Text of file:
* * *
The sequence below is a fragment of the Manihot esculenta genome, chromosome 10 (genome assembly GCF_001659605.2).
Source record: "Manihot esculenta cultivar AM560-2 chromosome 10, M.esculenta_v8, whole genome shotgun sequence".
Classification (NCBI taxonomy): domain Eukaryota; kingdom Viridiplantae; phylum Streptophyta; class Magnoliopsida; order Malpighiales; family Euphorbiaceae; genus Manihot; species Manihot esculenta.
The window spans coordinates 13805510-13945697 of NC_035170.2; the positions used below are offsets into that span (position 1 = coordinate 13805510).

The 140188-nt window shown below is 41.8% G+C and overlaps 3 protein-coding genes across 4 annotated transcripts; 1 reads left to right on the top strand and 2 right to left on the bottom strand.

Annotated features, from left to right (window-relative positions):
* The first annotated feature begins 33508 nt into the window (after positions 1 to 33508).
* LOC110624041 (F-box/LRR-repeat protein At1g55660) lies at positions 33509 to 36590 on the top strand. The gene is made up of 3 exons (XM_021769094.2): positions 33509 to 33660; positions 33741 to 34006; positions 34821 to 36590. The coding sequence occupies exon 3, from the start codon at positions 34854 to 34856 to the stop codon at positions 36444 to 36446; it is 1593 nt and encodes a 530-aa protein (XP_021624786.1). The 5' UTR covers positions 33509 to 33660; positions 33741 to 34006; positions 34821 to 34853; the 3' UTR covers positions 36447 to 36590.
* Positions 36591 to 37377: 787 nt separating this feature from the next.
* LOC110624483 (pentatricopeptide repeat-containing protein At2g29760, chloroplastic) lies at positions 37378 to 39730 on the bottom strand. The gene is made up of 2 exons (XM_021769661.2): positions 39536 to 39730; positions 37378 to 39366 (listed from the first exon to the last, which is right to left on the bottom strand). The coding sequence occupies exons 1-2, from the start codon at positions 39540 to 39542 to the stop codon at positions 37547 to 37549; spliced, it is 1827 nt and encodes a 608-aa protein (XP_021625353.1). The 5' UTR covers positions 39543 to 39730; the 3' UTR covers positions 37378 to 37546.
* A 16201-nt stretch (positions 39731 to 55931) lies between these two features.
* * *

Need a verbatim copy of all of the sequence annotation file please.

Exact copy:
The sequence below is a fragment of the Manihot esculenta genome, chromosome 10 (genome assembly GCF_001659605.2).
Source record: "Manihot esculenta cultivar AM560-2 chromosome 10, M.esculenta_v8, whole genome shotgun sequence".
Classification (NCBI taxonomy): domain Eukaryota; kingdom Viridiplantae; phylum Streptophyta; class Magnoliopsida; order Malpighiales; family Euphorbiaceae; genus Manihot; species Manihot esculenta.
The window spans coordinates 13805510-13945697 of NC_035170.2; the positions used below are offsets into that span (position 1 = coordinate 13805510).

The 140188-nt window shown below is 41.8% G+C and overlaps 3 protein-coding genes across 4 annotated transcripts; 1 reads left to right on the top strand and 2 right to left on the bottom strand.

Annotated features, from left to right (window-relative positions):
* The first annotated feature begins 33508 nt into the window (after positions 1 to 33508).
* LOC110624041 (F-box/LRR-repeat protein At1g55660) lies at positions 33509 to 36590 on the top strand. The gene is made up of 3 exons (XM_021769094.2): positions 33509 to 33660; positions 33741 to 34006; positions 34821 to 36590. The coding sequence occupies exon 3, from the start codon at positions 34854 to 34856 to the stop codon at positions 36444 to 36446; it is 1593 nt and encodes a 530-aa protein (XP_021624786.1). The 5' UTR covers positions 33509 to 33660; positions 33741 to 34006; positions 34821 to 34853; the 3' UTR covers positions 36447 to 36590.
* Positions 36591 to 37377: 787 nt separating this feature from the next.
* LOC110624483 (pentatricopeptide repeat-containing protein At2g29760, chloroplastic) lies at positions 37378 to 39730 on the bottom strand. The gene is made up of 2 exons (XM_021769661.2): positions 39536 to 39730; positions 37378 to 39366 (listed from the first exon to the last, which is right to left on the bottom strand). The coding sequence occupies exons 1-2, from the start codon at positions 39540 to 39542 to the stop codon at positions 37547 to 37549; spliced, it is 1827 nt and encodes a 608-aa protein (XP_021625353.1). The 5' UTR covers positions 39543 to 39730; the 3' UTR covers positions 37378 to 37546.
* A 16201-nt stretch (positions 39731 to 55931) lies between these two features.